By Shayna Mace | Photo courtesy Londa Dewey
Londa Dewey, CEO of The QTI Group
Londa Dewey has been at the helm of QTI, a 63-year-old business founded in Madison, for 13 years. During this utterly unprecedented time she knew QTI, which “helps businesses reach their full potential through people,” had to act quickly because of the clients they serve. Their work encompasses four areas: temporary administrative and industrial staffing; executive, professional and technical recruiting; human resources consulting; and PEO, which includes HR, payroll and benefits for small to mid-sized businesses.
“I’m so proud of our team because they worked quickly together … to enable our employees to work remotely right away [during the pandemic]. We didn’t miss a beat, and we’ve been open this entire time. We are considered an essential business, and we serve essential businesses. The primary reason for that is we have applicants that still need to come in because we provide pre-employment screenings,” explains Dewey.
Dewey says that temporary staffing follows the trajectory of the economy. When the economy declines, temporary employee needs go down because of economic uncertainty. As a result, QTI, which works with companies to fill temporary and temp-to-hire positions, had to temporarily furlough their own staff because of the slowdown. Luckily, they were able to bring staff back quickly because of their PPP loan.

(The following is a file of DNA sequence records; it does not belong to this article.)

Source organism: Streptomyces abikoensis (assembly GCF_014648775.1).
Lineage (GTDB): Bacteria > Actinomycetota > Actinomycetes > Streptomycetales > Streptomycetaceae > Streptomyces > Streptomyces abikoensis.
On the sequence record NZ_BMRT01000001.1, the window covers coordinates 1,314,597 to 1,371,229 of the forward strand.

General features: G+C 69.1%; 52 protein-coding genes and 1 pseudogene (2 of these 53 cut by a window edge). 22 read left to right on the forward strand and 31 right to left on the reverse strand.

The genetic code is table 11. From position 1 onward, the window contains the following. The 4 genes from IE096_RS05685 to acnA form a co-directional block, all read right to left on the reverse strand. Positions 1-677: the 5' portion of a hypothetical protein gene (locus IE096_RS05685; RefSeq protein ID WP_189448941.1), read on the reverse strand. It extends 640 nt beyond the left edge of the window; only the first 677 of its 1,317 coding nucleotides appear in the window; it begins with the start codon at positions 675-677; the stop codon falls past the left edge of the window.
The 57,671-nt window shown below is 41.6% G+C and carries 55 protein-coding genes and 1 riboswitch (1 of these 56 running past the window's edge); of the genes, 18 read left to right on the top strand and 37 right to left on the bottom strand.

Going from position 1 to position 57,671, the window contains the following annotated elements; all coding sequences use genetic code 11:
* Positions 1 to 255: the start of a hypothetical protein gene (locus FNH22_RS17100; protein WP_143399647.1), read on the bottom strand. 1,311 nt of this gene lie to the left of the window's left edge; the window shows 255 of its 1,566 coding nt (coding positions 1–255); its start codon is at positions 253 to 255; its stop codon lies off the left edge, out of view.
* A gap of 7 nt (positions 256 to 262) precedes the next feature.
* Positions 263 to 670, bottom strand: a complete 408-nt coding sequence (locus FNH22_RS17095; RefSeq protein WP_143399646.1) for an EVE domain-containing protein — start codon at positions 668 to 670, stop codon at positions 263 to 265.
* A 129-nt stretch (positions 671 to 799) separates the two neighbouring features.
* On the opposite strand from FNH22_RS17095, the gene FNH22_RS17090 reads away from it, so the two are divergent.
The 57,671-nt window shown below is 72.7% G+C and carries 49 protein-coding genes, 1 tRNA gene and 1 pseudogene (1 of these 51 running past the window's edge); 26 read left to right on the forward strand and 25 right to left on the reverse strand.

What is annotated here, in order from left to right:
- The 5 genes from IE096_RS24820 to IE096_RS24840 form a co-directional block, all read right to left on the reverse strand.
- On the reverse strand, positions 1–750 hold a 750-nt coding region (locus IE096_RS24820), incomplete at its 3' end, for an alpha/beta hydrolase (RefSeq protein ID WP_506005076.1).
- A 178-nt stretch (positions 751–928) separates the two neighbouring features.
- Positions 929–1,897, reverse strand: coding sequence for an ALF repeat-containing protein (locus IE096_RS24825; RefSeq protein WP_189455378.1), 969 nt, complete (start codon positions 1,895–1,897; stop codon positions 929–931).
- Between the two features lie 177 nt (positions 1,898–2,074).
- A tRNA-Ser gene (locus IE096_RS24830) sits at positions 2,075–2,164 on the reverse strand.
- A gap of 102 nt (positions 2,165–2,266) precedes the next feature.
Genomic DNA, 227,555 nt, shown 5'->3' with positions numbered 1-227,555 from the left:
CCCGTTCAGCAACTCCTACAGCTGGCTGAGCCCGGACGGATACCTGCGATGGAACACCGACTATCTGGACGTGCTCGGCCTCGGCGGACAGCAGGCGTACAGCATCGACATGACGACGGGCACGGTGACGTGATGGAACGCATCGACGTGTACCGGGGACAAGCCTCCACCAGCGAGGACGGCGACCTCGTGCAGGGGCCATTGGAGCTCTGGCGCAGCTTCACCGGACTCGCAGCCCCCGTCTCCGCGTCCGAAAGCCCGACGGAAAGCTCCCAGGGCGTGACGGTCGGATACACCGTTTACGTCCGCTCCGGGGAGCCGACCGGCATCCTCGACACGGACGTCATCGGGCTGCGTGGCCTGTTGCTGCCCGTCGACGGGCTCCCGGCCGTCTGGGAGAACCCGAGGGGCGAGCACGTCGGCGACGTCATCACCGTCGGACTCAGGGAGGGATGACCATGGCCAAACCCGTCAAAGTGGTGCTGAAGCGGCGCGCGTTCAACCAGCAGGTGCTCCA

When things slowed down, the company strategized about how they could help their clients. They drafted up white papers and hosted webinars to keep clients informed on the latest happenings around COVID-19 and employment trends. “We don’t know the answers, but we can certainly do the research and provide what we know and some insights. It’s about being adaptable and prepared for the next ‘normal,’ and how do we reimagine our future so that we’re connected to what businesses need in the future — which might be different than today,” says Dewey.
She says the pandemic has revealed that businesses are thinking more strategically about the future. “We do succession planning because there needs to be a transition. We’re finding [now] that … businesses are being super strategic about talent and are saying, ‘This is the time for us to get the talent we need [rather than waiting].’”
And during this Zoom-heavy period, Dewey doubles down on her appreciation for her own company’s talent.
“While we’ve been apart, I feel very close to our employees at this point in time, and I really appreciate them,” she says, simply. “[They’ve all had] different challenges in this environment, and their hard work and commitment [has showed].”